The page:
The ongoing development of the open plan office space brings with it a set of challenges not previously faced by employees in the early 1950s when the trend of the office-scape first surfaced. Fast-forward nearly 70 years to 2019, and the layout of the open plan office spaces, originally believed to increase productivity, creativity and communication amongst employees has seen new challenges arise, including noise and distractions affecting productivity and employee interactions. Dr Kate Hartigan from Lotus Folding Walls and Doors shares effective work space design solutions to create a productive and engaging office environment.
The 2019 Sony Sound Report reveals 80 percent of Australians encounter unwanted noise in the workplace. A third of respondents report colleague laughter as the most distracting factor, while 32 percent say it is unanswered phone calls. Linked to the emotional part of our brain, noise distractions can affect people in a variety of ways with studies showing it takes as long as 20 minutes to fully regain concentration on tasks. The report also shows that 44 percent of employees report to be left irritable or annoyed by the distraction, and 31 percent state that it contributes to their daily stress.
To combat the distractions, 56 percent of employees try to rectify the situation by simply ignoring the noise, a quarter use headphones to cover the noise, and 26 percent move to a different space altogether. But these aren’t long-term solutions.
With open plan offices proving ineffective as the one-size-fits-all approach solution they were predicted to be, organisations are turning their attention to architectural interior designers and experts to design agile, activity based workspaces with flexible real estate that assists with reducing stress, increasing productivity and inspiring creativity.
“Agility in furnishing systems that allow for instant reconfiguration is becoming more common,” says Hartigan.
“Utilising innovative building materials and products that work to achieve better acoustic comfort can make a significant difference to people’s performance.
“The problem with many current open plan offices is they feature hard reflective surfaces that bring with them moderate to high reverberation issues when the space is full of disruptive noise components.”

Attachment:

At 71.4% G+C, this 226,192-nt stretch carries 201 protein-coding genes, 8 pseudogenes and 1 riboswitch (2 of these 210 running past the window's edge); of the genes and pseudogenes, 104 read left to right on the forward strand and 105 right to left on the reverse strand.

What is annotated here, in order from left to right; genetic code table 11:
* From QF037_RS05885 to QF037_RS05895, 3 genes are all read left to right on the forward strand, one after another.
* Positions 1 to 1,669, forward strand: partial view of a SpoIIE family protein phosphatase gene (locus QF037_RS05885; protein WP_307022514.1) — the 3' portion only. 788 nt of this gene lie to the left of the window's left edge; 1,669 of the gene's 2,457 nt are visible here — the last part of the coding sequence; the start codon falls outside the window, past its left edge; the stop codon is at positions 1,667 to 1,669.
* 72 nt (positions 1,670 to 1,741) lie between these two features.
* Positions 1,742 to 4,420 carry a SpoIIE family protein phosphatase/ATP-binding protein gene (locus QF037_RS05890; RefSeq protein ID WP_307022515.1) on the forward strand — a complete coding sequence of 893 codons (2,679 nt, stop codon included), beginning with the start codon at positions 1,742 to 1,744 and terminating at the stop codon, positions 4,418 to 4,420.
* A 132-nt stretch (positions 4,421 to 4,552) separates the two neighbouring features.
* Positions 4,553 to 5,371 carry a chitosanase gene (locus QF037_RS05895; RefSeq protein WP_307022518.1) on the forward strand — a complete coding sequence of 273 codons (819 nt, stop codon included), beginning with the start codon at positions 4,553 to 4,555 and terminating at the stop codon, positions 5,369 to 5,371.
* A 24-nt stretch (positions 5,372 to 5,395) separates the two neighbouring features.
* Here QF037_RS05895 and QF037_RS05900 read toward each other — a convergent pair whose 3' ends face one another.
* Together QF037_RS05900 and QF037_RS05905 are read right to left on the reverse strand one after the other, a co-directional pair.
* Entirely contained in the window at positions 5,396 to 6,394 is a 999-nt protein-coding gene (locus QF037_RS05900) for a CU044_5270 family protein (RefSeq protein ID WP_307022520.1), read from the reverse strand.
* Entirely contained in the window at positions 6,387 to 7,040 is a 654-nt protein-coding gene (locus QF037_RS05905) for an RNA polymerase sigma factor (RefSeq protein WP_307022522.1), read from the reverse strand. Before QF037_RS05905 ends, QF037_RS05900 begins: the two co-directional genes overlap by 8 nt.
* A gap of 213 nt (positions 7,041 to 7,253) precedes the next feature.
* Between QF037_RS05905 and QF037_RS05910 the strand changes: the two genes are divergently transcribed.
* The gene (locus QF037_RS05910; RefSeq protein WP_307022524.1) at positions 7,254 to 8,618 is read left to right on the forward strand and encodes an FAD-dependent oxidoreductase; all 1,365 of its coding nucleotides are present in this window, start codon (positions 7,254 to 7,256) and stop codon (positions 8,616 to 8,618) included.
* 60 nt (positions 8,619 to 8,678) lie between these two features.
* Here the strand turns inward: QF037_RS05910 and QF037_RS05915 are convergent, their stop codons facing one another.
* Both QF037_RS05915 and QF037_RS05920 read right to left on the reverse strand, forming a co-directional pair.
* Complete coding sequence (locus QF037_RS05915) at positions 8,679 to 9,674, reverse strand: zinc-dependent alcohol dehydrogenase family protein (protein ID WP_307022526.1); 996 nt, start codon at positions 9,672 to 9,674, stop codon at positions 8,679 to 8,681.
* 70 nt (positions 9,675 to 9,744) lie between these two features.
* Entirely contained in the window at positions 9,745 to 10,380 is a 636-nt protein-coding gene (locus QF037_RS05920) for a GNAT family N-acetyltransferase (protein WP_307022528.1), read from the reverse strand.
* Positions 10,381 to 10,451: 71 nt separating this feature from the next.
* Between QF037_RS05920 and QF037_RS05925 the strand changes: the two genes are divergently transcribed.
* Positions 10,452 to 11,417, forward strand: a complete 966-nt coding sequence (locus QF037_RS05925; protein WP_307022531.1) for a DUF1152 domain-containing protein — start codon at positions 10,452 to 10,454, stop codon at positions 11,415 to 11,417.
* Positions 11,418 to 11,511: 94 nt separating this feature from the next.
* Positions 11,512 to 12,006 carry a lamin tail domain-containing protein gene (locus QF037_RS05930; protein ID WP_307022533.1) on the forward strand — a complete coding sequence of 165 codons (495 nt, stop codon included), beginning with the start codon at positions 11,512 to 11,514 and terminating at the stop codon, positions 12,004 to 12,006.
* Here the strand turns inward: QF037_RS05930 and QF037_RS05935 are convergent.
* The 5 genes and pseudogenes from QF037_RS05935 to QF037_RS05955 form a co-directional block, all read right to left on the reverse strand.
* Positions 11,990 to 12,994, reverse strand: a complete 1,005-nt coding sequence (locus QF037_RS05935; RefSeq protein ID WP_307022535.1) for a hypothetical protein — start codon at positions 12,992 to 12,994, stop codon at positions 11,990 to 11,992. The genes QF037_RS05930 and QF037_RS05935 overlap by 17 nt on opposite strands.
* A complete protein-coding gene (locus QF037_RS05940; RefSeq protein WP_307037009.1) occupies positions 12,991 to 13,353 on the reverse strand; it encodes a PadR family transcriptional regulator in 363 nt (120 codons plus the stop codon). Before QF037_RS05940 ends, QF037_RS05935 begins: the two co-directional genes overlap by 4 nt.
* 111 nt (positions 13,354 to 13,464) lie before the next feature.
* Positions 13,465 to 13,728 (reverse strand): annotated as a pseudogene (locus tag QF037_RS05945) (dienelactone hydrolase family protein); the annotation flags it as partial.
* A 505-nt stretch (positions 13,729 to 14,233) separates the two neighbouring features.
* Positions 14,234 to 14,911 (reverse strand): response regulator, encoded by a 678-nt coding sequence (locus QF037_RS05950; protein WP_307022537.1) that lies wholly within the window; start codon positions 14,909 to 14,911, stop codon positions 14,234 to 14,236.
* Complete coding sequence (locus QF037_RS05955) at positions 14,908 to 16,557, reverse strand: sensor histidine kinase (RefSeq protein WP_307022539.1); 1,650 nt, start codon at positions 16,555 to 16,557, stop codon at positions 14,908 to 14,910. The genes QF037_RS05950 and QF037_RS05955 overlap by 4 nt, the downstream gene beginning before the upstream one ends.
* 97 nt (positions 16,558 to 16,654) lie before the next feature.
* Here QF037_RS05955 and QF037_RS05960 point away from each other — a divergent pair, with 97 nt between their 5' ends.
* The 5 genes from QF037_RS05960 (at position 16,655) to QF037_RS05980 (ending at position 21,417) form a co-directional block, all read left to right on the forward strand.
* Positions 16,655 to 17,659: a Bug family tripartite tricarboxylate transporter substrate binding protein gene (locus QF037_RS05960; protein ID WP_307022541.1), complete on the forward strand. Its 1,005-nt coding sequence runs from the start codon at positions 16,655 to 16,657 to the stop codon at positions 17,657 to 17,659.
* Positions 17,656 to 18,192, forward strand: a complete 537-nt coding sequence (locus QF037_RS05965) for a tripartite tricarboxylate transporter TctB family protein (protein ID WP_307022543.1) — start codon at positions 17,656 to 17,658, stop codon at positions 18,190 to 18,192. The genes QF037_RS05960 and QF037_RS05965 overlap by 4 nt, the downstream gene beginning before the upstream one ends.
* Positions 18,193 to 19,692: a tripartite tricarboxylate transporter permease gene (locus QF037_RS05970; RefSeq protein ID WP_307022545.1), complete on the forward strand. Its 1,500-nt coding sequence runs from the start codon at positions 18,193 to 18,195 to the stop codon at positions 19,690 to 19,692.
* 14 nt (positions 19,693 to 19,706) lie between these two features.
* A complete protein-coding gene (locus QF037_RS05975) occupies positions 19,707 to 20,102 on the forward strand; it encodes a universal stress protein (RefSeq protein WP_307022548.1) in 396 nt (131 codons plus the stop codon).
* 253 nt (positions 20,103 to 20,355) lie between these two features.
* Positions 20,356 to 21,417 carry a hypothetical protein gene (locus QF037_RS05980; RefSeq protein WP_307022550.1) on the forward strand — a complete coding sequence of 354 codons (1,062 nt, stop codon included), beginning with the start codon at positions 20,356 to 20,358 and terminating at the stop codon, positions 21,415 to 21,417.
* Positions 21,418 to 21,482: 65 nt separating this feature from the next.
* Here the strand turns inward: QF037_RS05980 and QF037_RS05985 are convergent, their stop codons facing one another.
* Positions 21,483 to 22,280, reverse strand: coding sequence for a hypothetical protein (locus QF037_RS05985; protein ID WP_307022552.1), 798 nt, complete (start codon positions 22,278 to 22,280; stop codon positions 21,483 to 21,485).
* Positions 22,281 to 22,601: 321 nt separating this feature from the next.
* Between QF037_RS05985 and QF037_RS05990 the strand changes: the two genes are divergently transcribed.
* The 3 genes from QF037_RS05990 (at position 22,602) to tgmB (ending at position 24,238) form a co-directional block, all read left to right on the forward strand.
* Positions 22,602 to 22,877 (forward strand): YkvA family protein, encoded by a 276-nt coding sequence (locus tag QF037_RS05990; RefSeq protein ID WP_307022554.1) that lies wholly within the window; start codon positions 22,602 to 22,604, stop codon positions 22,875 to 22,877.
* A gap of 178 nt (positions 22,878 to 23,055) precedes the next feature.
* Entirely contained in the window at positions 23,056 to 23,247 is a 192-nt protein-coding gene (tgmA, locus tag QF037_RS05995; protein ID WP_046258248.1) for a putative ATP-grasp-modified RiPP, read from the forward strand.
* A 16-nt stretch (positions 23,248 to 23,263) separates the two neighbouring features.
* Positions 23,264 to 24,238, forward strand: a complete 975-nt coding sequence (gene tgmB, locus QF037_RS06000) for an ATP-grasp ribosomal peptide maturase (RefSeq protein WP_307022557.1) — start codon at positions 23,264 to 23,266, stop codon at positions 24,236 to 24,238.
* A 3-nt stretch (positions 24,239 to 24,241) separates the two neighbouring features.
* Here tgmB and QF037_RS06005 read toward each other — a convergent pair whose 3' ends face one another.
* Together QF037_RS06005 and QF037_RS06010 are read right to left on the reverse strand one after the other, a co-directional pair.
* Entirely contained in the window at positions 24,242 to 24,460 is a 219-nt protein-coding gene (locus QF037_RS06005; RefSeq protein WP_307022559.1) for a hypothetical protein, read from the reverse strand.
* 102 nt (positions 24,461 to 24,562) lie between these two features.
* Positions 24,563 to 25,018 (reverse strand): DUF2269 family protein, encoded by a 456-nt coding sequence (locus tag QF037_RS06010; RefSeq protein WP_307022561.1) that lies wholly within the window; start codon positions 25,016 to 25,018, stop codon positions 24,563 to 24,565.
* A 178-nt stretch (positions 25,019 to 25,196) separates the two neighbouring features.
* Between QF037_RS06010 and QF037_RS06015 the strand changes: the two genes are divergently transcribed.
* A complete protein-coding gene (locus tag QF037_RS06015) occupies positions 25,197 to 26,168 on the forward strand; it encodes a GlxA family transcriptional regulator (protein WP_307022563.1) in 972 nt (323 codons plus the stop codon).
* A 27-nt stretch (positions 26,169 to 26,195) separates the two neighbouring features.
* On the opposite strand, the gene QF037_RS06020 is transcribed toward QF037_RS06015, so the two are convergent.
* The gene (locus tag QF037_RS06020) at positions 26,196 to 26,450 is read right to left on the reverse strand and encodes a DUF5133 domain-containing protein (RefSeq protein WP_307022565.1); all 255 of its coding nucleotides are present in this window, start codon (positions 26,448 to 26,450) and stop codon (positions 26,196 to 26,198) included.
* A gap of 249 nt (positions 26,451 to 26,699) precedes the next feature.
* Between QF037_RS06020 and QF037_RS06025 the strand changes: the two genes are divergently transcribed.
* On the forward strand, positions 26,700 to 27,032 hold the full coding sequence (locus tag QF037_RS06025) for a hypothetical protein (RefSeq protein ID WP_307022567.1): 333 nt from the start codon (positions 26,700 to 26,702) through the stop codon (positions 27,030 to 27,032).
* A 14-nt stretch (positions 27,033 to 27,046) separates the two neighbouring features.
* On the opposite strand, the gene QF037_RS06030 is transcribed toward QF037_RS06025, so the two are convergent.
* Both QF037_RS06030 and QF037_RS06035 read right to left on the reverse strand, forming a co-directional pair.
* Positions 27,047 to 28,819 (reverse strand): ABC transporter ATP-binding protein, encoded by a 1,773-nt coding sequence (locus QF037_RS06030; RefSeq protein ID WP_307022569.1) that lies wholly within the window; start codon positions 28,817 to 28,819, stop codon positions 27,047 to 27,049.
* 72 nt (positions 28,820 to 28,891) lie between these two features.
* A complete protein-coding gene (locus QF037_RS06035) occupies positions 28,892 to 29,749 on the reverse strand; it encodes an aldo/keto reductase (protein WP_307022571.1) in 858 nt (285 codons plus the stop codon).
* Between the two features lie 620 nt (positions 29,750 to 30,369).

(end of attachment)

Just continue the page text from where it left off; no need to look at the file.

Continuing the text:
As a result, sound control is increasingly becoming a major consideration in office design. Acoustics are an intrinsic element of the overall design of a floorplan, preserving the look and feel while optimising acoustic comfort. Sound-absorbing materials and sound separating movable walls, like Lotus Folding Walls and Doors, specialised perforated ceiling panels, free-standing screens and the use of sound-absorbing shapes and soft absorption furniture, placed as close as possible to the noise source, are creative ways acoustic professionals are manipulating sound in built environments.
When designing an office with acoustic performance in mind, use and functionality of the rooms should dictate the layout. Place rooms designed primarily for speech, such as meeting and conference rooms where privacy is important strategically away from noisy teams like sales, marketing or customer service who are on the phone a lot. Quiet rooms should be accessible and strictly for quiet activities to ensure those employees needing to concentrate have comfortable places to access when needed.
“In a work space, it makes good sense to create easily modifiable spaces adaptable to the various needs of employees and the business, whether it’s quiet focused work, ad-hoc team collaborations, large-scale events or client workshops. This allows employees to be fully agile and adapt to the activities of the moment with the best spaces to suit the work at hand. With this in mind, designing a workplace with acoustics at its core and that strives for an optimum sound level is fundamentally important,” says Hartigan.
The result of this forward-thinking, workspace design enables people to thrive, creating more comfortable, multi-use spaces that reduce stress amongst employees, maximising productivity and enabling greater levels of performance.
For more information, visit www.lotusdoors.com.au
Image: Lotus operable wall in motion.